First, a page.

Laura Vang Rasmussen

Can agricultural intensification and expansion perversely lead to lower food security among local people? That's the question that 2016-2017 Banting Postdoctoral Fellow Laura Vang Rasmussen is exploring in her research with the Landscapes and Livelihoods Lab at the UBC Faculty of Forestry. 

Laura Vang Rasmussen, 2016-2017 Banting Postdoctoral Fellow

 

Copenhagen
Denmark
The Landscapes and Livelihoods Lab
Faculty of Forestry
Jeanine Rhemtulla
2017

 

My project is not only an excellent fit with existing agendas and expertise at the Faculty of Forestry, the Banting Postdoctoral Fellowship also provides an opportunity to conduct research offering deep insight on a relatively unexplored issue – that is, the relation between agricultural intensification and expansion and dietary quality.

Research topic

Land Use Change

Research Description

Across the planet, intensification and expansion of agriculture are rapidly increasing. Although the very point of agricultural intensification and expansion is to create more food to reduce hunger, paradoxically the two processes may lead to reduced food security. This is because 1) intensification often replaces subsistence crops with cash crops and reduces food crop diversity, and 2) expansion is the leading cause of forest loss, which can shrink wild food availability. Despite these potential repercussions for rural people’s food security, rhetoric in food security policy has focused on high yields as the solution to perennially rising food demands while leaving the role of low-yielding subsistence crops and forests relatively unexplored. The Banting Postdoctoral Fellowship allows me to help fill this knowledge gap. I will analyze how agricultural intensification and expansion may undermine rural people’s dietary diversity across spatial scales. First, I will explore where subsistence agriculture is being transformed through intensification and expansion and how these two processes correlate with indicators of dietary quality. To do so, I will overlay global land use/cover data sets with nutritional datasets. Second, I will zoom in on sites representing a chronosequence of landscape transformation stages to explore whether ‘nutritional transitions’ are happening locally and identify those situations in which intensification and expansion perversely lead to lower food security. Finally, I will synthesize across scales to develop recommendations on the relation between intensification and expansion and dietary quality which should be of interest to stakeholders pursuing food security for rural populations.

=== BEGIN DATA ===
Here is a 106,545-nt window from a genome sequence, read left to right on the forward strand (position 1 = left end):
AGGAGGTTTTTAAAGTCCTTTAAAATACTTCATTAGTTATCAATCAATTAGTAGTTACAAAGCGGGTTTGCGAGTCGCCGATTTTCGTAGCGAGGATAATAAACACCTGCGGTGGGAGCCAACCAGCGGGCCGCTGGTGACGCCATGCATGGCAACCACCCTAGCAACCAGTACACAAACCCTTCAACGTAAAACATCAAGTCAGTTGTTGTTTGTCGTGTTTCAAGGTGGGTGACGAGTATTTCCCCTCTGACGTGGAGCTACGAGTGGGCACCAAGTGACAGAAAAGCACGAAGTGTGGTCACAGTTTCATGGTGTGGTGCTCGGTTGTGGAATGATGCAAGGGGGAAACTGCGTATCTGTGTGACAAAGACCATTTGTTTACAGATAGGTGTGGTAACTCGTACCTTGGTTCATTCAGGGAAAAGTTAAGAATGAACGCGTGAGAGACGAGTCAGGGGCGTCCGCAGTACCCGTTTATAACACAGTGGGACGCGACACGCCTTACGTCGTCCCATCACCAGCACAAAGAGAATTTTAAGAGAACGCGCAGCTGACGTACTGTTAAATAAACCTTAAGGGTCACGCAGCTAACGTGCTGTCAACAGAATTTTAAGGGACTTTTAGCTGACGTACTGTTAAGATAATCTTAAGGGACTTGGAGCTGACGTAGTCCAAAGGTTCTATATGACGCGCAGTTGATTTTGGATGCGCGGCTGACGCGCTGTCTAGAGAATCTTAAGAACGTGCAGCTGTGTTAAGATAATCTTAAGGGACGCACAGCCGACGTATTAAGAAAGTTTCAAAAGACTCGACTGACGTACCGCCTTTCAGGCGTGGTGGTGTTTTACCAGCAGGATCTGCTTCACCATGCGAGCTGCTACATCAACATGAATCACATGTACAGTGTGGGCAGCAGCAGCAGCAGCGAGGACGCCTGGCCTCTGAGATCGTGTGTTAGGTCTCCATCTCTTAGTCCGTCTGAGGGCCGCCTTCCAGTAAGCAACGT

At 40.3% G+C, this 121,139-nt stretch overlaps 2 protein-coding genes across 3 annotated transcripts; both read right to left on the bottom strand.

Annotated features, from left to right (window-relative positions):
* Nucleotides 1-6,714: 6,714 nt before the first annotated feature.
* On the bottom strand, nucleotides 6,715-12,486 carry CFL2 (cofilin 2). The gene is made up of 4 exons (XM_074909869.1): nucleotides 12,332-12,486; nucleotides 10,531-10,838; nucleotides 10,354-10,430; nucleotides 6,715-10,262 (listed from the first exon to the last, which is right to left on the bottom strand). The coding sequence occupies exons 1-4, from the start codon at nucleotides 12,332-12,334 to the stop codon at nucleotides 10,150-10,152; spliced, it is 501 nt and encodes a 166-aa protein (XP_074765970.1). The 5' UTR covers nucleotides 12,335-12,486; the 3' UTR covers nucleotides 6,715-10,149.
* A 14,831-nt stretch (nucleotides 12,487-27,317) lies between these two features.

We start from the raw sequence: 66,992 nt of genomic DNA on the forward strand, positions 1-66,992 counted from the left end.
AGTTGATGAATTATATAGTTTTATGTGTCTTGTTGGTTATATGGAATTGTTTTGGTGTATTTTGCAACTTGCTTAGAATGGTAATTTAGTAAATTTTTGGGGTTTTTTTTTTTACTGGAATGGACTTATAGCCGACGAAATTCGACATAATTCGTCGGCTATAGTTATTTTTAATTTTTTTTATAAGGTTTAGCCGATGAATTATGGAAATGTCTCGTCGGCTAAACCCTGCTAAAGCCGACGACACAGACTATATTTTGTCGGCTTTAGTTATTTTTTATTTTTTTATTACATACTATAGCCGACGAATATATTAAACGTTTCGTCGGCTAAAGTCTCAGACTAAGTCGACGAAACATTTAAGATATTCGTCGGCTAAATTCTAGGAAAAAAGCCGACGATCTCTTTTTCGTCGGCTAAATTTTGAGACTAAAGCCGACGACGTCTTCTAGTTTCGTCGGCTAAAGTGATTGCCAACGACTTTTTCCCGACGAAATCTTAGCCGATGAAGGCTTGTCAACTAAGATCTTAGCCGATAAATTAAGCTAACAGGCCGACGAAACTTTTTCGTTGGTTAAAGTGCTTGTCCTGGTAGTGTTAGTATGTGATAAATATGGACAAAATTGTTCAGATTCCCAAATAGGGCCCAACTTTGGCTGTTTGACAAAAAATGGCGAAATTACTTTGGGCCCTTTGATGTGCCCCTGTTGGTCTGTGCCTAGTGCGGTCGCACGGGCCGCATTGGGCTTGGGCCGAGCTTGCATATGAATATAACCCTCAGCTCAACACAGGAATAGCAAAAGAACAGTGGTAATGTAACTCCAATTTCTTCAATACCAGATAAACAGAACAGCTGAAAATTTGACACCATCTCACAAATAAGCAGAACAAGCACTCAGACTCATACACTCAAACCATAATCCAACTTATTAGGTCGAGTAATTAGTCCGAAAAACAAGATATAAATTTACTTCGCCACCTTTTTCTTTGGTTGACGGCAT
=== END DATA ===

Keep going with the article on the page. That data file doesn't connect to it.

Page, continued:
Why did you decide to pursue a postdoctoral fellowship at UBC? Did you consider other opportunities?

The University of British Columbia (UBC) is among the top universities in the world and the Faculty of Forestry is one of the world’s leading institutions for research on landscape transformations. It has recently been instrumental in advancing methods to link these transformations and nutritional changes – a core theme in my project. I can rely on outstanding expertise and partners of my project including Dr. J. Rhemtulla and Dr. S. Gergel. Moreover, a postdoctoral fellowship at UBC in the ‘Landscapes and Livelihoods Lab' with a focus on land use changes provides a unique opportunity to build upon collaborations between the Faculty of Forestry and the UBC top-tier Institute for Resources, Environment and Sustainability where I will collaborate with the Canada Research Chair Prof. N. Ramankutty, an expert on food security.

What advice do you have for new postdoctoral fellows?

That it is paramount to begin working with relevant stakeholders and decision-makers from the very beginning of a given project in order to move research into policy and action.

What is the most enjoyable aspect of your postdoctoral fellowship?

My project is not only an excellent fit with existing agendas and expertise at the Faculty of Forestry, the Banting Postdoctoral Fellowship also provides an opportunity to conduct research offering deep insight on a relatively unexplored issue – that is, the relation between agricultural intensification and expansion and dietary quality. Yet, to address this issue, it is key to have access to world-class facilities and build on strong collaborations. I find it very enjoyable that the Banting Postdoctoral Fellowship at the Faculty of Forestry UBC offers such an opportunity.